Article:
When did you begin making music, and did you ever ponder a different career?
I’ve been playing and singing since I was very young, but my first song didn’t appear until I was 17. I had never thought I would be able to write a song so hadn’t tried particularly, but then the first one came along almost by accident and I haven’t been able to stop since. I have known for a couple of years that I wanted to pursue music as a career, but before that I had no idea what I wanted to do after university.
How would you describe your music?
I think it is fairly genre-less, which is something I love about it. It crosses over into pop, folk, acoustic, singer-songwriter, soul, blues, but doesn’t fit into just one category. In the main it’s quite mellow and melodic, and I pay particular attention to the lyrics – I hope all of my songs are meaningful in one way or another.
What have you been up to so far and what can we expect over the coming months?
In the past year and a half I have been playing a lot of gigs and writing a lot of new material. I was a BBC Radio 2 Young Folk Award Nominee 2014, which opened a few doors for me and led to a live performance on Radio 2. I released my debut EP last November and have just finished making my debut album for release around next spring. In the months leading up to the album’s release I’m putting out a 2 or 3 singles, the first of which, “Old Eyes”, is coming out on iTunes on September 22nd.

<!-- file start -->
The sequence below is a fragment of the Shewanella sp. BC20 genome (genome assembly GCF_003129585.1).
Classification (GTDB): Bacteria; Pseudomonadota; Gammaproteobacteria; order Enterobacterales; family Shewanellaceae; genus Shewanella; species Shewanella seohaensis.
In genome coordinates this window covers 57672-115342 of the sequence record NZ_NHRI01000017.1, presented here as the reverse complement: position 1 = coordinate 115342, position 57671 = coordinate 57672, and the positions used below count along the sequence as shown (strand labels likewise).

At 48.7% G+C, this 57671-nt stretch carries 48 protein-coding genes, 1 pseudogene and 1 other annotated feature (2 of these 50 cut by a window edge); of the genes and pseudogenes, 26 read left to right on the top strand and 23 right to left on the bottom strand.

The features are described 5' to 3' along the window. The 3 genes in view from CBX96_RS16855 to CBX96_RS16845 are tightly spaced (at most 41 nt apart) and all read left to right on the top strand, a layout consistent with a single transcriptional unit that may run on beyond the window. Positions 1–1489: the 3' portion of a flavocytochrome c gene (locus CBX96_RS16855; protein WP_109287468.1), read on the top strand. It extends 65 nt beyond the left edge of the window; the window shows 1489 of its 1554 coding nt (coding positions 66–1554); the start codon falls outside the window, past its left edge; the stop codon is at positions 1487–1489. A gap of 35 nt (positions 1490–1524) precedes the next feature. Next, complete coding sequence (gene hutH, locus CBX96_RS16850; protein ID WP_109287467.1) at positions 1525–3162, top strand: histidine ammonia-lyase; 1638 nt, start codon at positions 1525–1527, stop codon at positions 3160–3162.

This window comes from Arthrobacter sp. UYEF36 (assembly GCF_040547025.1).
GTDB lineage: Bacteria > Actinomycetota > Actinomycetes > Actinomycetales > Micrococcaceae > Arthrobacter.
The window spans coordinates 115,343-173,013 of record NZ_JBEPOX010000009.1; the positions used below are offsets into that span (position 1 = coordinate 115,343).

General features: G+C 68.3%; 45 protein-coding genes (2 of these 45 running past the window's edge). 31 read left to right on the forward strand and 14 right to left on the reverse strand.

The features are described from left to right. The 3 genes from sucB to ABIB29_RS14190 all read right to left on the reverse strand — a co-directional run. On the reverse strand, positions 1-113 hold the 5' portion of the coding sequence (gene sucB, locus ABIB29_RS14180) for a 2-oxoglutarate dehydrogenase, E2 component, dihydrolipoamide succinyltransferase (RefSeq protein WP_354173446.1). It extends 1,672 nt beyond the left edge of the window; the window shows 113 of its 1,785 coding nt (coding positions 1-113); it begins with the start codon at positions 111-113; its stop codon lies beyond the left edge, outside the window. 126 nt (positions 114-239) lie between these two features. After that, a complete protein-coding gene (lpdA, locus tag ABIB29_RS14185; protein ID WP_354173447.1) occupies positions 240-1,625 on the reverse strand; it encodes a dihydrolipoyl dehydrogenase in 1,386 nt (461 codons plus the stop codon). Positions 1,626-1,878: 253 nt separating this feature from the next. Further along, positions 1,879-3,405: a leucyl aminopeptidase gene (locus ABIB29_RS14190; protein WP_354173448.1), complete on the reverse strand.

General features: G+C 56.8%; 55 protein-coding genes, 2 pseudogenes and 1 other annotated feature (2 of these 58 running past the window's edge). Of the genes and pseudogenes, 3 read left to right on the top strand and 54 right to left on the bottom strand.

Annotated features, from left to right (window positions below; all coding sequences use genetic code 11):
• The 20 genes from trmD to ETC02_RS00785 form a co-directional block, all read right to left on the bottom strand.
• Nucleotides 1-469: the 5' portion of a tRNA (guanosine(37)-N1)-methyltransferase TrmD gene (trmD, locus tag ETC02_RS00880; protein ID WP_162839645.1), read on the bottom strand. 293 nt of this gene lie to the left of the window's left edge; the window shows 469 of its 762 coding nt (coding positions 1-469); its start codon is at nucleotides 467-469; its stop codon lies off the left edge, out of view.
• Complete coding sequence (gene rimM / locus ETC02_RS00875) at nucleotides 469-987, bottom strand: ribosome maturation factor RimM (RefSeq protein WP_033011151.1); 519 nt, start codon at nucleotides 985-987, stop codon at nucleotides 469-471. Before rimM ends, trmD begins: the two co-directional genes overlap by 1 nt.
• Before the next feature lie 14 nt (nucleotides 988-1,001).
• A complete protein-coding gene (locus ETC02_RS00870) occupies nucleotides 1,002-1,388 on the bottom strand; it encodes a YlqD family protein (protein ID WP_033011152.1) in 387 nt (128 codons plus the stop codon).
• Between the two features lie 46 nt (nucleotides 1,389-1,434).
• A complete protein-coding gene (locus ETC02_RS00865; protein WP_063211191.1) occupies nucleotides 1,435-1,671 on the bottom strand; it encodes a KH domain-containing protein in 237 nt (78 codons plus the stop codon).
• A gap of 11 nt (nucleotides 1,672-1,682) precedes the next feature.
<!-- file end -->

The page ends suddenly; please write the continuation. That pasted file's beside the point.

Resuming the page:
If you could duet with anybody who would it be and why?
It would have to be James Taylor. He is my favourite artist of all time along with Eva Cassidy. I can never get enough of the warmth and depth of his voice and the easy flow of his songs. I’m going to see him live for the first time at The Royal Albert Hall on October 7th, so I’m sure I’ll be singing along all evening.
What’s your desert island disc and why would you take this one album?
I’d choose the album “October Road” by James Taylor because it is comforting, contains sentiments of travel, love and home, and because the more I listen to it, the more I notice small things about individual songs that I hadn’t noticed before, and that make each song more meaningful to me than the last time I heard it.